Pros and Cons on this 2020 SUV of the Year contender
- More power, torque, mpg
- Real off-road chops
- Now with smart cruise control
- Sloppy road manners
- Wimpy A/C system
- Easter egg overload
Midcycle vehicle freshenings usually entail a few new paint colors and a nose job for the sheetmetal. But for the 2019 model year, the Jeep Renegade received much more than just a new grille and headlights. Along with Advanced Technology package updates, including adaptive cruise control and a suite of parking assistance features, the biggest news was a new 1.3-liter turbocharged inline-four engine—smaller than the 1.4-liter turbo it replaced but more powerful (up 17 hp), torquier (up 16 lb-ft), and slightly less efficient on the highway (down 1 mpg in the city and 2 on the highway).
For the 2020 model year, four models of Renegade are on offer: Sport (with or without an Upland appearance package), Latitude, Limited, and Trailhawk. Renegade Sport and Latitude models come standard with a 2.4-liter naturally aspirated inline-four that makes 180 hp and 175 lb-ft of torque but can step up to the optional 177-hp, 210-lb-ft turbocharged 1.3-liter.
All models come with the same nine-speed automatic transmission but can be equipped with front-wheel drive or all-wheel drive. For more serious off-roaders, the Trailhawk gets Jeep’s Active Drive Low 4×4 system, which is geared such that first is a 21.5:1 crawl ratio, along with electronic hill descent control, a special selectable Rock drive mode, 8.7 inches of ground clearance, and underbody skidplates. Jeep claims the Trailhawk is the most capable Renegade, able to ford 19 inches of water and tow up to 2,000 pounds (907 kg).
The updated Renegade wasn’t available in time for SUV of the Year 2019, so we invited a Trailhawk this year to see how the updates stack up for 2020; instead, Jeep sent the 4×4 Limited trim. Initial observations of the made-in-Italy crossover sound familiar from our 2016 SUV of the Year program, when we called out the Renegade’s cute details but odd packaging.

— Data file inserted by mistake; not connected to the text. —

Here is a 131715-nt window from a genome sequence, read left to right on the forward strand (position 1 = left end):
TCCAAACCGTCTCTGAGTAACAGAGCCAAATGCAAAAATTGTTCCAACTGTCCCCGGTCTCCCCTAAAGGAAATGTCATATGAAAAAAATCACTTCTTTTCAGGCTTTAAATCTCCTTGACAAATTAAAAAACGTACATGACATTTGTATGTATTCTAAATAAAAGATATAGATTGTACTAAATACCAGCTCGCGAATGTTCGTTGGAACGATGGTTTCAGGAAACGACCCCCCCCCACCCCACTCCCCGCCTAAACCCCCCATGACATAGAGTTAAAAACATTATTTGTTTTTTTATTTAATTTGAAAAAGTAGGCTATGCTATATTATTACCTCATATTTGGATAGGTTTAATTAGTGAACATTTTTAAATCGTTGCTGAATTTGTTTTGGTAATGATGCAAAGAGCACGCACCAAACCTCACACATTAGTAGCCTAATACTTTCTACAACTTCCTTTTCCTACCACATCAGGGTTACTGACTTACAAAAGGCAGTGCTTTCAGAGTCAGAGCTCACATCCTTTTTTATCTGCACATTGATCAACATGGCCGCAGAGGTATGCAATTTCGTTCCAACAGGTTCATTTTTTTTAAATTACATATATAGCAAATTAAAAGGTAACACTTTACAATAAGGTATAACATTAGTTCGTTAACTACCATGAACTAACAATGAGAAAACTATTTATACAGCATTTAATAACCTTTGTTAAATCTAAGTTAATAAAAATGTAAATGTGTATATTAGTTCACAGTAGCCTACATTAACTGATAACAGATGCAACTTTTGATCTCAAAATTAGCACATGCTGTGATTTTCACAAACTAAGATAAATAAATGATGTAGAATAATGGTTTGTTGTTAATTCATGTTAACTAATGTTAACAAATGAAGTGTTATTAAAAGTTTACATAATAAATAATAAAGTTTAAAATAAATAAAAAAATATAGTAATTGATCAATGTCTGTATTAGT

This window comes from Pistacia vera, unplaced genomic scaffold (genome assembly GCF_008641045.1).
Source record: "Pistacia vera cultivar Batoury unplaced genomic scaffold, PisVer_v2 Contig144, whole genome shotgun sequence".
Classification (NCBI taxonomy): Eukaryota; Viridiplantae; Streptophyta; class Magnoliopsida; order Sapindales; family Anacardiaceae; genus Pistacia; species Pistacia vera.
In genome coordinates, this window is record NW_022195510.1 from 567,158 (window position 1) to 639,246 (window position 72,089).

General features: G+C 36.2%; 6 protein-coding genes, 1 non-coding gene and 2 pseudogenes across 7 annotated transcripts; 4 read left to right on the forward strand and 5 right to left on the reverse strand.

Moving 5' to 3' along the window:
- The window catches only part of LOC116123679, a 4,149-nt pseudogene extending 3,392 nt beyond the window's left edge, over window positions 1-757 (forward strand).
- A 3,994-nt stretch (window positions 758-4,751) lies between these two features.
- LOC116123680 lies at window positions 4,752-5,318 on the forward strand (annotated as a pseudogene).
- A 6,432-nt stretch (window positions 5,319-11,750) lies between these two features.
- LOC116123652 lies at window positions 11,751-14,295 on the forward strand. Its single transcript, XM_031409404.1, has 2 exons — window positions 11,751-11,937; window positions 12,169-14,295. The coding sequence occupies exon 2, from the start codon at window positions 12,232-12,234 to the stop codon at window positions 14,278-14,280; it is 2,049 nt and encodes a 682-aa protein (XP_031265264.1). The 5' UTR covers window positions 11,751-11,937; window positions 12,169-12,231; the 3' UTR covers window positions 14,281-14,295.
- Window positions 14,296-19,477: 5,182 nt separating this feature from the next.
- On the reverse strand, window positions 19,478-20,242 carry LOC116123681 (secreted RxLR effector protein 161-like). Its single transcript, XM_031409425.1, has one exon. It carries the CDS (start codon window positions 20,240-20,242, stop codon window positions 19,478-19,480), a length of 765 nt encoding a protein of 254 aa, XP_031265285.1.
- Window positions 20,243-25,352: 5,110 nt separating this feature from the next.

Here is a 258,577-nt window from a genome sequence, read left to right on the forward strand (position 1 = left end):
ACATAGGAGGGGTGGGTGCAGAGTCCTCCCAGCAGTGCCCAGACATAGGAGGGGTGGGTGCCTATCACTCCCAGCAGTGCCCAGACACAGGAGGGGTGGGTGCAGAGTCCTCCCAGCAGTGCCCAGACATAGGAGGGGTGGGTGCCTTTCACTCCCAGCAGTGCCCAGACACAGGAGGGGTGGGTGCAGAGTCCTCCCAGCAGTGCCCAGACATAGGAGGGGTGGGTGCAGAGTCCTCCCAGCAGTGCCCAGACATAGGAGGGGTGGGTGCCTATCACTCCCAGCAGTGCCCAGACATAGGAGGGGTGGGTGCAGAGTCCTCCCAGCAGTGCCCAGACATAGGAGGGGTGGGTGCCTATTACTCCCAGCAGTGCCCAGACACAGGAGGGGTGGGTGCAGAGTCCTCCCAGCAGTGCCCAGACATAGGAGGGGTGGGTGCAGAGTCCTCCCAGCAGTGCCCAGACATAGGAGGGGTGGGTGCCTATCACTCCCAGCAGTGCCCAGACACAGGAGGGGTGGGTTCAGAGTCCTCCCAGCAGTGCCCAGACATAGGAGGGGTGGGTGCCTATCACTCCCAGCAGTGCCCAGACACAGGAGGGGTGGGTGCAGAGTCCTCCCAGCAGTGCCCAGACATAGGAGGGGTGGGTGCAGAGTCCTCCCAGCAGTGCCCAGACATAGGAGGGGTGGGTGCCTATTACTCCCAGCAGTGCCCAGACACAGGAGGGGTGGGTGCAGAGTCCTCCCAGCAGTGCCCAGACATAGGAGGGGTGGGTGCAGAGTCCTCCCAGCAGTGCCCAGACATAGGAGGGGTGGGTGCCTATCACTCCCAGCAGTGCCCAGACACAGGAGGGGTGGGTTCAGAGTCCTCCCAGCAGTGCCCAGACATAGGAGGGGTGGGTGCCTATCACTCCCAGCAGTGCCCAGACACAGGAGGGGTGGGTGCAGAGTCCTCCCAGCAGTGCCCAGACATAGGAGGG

“The cuteness of it is starting to wear a little thin,” features editor Scott Evans said. “The number of ‘hidden’ Jeep logos and grilles, and even a Yeti, is really trying too hard to distract you from the packaging. I’m a mile from the windshield, and the rear passengers and cargo area are paying for it, big time.”
In terms of performance, we knew what we were getting into, as we had already tested the Trailhawk. Its new turbo engine is just a touch quicker than the base engine (0–60 mph in 8.9 seconds versus 9.0 seconds). At the test track, shifts were acceptably quick and smooth even under wide-open throttle. But under normal driving conditions, editors called out the turbo engine’s “on/off” character and the nine-speed gearbox’s “sluggish” response.
Excess body movement—lots of pitching and diving—were noted by both our test team and editors. Executive editor Mark Rechtin singled out “very sloppy handling,” and Detroit editor Alisa Priddle said, “It feels like it’s wallowing all over the place.”
One thing is clear, though: The Renegade is a real Jeep off-road. “You can’t say it doesn’t do Jeep stuff,” Evans said. “It bashed through the sand and over the frame twister with glee.”
Just make sure it’s not terribly hot outside when you decide to play in the dirt, as our Renegade’s air conditioning repeatedly picked the worst time to fail. “You can tell that the Renegade is Italian, based on its weak A/C,” features editor Christian Seabaugh said. “It got so hot in the car that I had to drop the windows—the 110-degree ambient temp was cooler than the hot air blowing at me.”
Despite its flaws, cooler heads generally admittedly to liking the Trailhawk from previous drives, even if they had doubts about the other, less feature-laden, less capable Renegade models in the lineup. “Want a small, efficient Jeep?” Seabaugh asked. “The Compass is a far better buy.”
|2019 Jeep Renegade 4×4 Limited|
|Base Price/As Tested||$29,390/$33,265|
|Power (SAE net)||177 hp @ 5,750 rpm|
|Torque (SAE net)||200 lb-ft @ 1,750 rpm|
|Accel, 0-60 mph||9.3 sec|
|Quarter Mile||17.3 sec @ 78.1 mph|
|Braking, 60-0 mph||133 ft|
|Lateral Acceleration||0.76 g (avg)|
|MT Figure Eight||28.6 sec @ 0.59 g (avg)|
|EPA City/Hwy/Comb||23/29/26 mpg|